No ‘Exemption’ for Congress? 75% of Health Insurance Premiums Paid for by Taxpayers

Facebook Twitter Email
obamacare_exemption
Facebook Twitter Email
9K

The left-wing spin machine is repeating the deceptively simple point there is no “exemption” for Congress in the Obamacare bill. That’s true, there is no “exemption” in the bill — in the sense that Congressional members and their staffers are still required to participate in the exchanges to get health insurance.

But taxpayers are not obsessing about Clintonesque legalese, watching angels dance on the head of a pin as they ponder the meaning of the word ‘is’ — they are concerned about a “representative” body that doesn’t fully share in the negative consequences of its own legislation.

See: Obamacare Subsidies for Congress Worth $5,000 to $12,000 a Year

Congressman David Vitter made it clear that his colleagues are getting special breaks from Obamacare when he posted the graphic featured above with the exact language of the law (in case you’re confused, the OPM is part of the Obama administration that dispensed the “special” ruling).

So, Fact Check can deny a ‘special subsidy’ for Congress (presumably because all other federal workers get 75% subsidized premiums, yeah, isn’t that “special”?) and it can bemoan malicious intent and so forth, but the news reports don’t lie.

For example, here is a report from Reuters on August 7th:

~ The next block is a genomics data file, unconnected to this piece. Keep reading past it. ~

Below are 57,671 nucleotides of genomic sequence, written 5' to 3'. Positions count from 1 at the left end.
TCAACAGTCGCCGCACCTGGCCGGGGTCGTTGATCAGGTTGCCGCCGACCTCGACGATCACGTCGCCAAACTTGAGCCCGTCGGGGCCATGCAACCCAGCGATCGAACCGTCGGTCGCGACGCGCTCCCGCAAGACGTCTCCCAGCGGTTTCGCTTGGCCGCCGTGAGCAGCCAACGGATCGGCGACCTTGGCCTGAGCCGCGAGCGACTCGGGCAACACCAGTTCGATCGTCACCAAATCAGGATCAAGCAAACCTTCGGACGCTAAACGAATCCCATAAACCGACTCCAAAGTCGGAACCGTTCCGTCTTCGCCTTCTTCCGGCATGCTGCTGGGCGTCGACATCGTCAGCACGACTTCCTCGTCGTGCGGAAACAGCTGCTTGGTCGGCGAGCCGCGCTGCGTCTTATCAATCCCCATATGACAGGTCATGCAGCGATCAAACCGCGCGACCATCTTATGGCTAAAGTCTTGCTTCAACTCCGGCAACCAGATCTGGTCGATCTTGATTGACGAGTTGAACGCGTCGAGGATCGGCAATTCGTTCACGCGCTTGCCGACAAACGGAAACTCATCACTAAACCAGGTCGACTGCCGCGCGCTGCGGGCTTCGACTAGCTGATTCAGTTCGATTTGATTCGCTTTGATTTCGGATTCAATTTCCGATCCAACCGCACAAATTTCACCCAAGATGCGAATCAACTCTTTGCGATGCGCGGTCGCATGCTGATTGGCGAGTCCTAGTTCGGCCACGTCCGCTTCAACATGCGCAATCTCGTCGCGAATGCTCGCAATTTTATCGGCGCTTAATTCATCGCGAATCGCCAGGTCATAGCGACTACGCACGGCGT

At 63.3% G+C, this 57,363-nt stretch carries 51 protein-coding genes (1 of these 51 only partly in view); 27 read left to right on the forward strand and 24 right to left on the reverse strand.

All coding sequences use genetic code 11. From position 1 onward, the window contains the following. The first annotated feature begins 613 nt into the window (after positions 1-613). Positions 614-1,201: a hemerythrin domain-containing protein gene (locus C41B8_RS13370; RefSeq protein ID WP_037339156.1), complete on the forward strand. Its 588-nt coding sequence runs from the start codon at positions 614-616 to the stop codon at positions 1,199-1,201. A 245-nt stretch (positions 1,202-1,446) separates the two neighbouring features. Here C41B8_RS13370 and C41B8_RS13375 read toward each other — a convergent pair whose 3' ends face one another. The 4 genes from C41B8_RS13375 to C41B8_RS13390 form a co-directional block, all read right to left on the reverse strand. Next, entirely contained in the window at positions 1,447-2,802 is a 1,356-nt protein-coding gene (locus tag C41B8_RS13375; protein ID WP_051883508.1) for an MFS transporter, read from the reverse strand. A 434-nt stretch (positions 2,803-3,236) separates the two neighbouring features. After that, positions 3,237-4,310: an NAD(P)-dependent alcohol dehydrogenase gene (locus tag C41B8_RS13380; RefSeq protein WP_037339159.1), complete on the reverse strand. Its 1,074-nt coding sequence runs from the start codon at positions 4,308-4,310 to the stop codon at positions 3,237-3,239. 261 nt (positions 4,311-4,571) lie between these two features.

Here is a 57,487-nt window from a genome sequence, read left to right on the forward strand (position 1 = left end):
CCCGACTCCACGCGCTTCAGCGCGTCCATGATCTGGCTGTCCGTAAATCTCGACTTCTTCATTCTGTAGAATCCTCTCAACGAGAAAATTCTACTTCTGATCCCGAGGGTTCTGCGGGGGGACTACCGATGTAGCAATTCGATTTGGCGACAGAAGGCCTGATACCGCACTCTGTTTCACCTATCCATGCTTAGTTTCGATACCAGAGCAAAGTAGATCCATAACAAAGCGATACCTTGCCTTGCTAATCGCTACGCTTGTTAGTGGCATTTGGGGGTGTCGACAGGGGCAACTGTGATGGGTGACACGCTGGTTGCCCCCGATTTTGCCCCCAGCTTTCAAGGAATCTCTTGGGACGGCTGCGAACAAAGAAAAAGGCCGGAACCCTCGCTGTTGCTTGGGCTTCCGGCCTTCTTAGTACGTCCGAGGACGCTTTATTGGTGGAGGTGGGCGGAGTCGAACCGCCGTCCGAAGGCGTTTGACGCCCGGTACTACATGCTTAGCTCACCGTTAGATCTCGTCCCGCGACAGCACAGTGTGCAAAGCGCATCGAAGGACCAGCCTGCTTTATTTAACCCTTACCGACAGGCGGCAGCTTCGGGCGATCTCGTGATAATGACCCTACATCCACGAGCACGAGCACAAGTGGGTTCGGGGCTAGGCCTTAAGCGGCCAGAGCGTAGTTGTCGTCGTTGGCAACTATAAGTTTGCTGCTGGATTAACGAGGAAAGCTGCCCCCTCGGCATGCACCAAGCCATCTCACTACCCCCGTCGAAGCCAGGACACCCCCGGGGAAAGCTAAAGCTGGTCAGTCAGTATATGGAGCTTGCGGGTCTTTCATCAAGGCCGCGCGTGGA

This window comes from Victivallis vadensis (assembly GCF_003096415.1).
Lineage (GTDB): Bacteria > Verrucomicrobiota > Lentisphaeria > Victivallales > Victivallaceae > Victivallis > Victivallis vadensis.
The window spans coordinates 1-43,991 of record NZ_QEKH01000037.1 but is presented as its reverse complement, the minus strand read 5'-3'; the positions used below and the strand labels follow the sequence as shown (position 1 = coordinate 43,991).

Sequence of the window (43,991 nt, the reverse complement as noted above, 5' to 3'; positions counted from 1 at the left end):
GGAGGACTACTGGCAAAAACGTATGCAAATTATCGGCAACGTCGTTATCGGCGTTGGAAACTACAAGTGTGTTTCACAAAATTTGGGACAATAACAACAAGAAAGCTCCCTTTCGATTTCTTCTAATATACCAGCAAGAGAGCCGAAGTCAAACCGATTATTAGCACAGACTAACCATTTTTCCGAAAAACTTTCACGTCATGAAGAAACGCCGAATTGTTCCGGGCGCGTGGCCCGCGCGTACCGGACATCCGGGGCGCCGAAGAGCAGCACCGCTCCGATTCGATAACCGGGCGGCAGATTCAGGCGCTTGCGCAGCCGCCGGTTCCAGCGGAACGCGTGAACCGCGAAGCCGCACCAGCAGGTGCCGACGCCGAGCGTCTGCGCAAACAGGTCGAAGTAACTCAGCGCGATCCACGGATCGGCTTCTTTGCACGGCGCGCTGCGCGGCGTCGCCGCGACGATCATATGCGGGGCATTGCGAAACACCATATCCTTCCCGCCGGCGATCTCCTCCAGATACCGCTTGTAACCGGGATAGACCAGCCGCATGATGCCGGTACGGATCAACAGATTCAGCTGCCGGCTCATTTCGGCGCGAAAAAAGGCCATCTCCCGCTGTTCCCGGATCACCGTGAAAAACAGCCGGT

When Congress passed the health reform law known as Obamacare in 2010, an amendment required that lawmakers and their staff members purchase health insurance through the online exchanges that the law created. They would lose generous coverage under the Federal Employees Health Benefits Program.

The amendment’s author, Republican Senator Charles Grassley, argued that if Obamacare plans were good enough for the American public, they were good enough for Congress. Democrats, eager to pass the reforms, went along with it.

But it soon became apparent the provision contained no language that allowed federal contributions toward their health plans that cover about 75 percent of the premium costs. [...]

But Wednesday’s proposed rule from the OPM, the federal government’s human resources agency, means that Congress will escape the most onerous impact of law as it was written.

What do taxpayers have themselves in a dither about? In “reality,” when wealthy Congressmen and their staffers do not have to pay 75% of the skyrocketing premiums on the exchanges, it is not exactly playing by the rules.

That’s why Republicans introduced legislation to strip the perk from Congress members shielding them from the full import of their health legislation. From The Hill:

…The idea was, if Congress is going to write a law that forces tens of thousands of Americans on Obamacare through the individual mandate, Congress should be prepared to share in that experience.

But now the administration is defeating the purpose of that idea by allowing special treatment for members of Congress and their staff. Instead of going on Obamacare and abiding by the same laws and requirements as everyone else in it, members of Congress can now receive tax-exempt contributions from their employer (the federal government) to their health care premiums on the Obamacare exchange. This will create one set of rules for the American people and a different set of rules for Congress.

Congressmen and their staffers are receiving subsidies from their “employer” — the American people — who are nonetheless not subject to the same special treatment. That is the double standard that people are complaining about, all debate-team discussions about the meaning of “exempt” aside.

Ed. Note: This post was edited for content and updated after publication.

Facebook Twitter Email
Facebook Twitter Email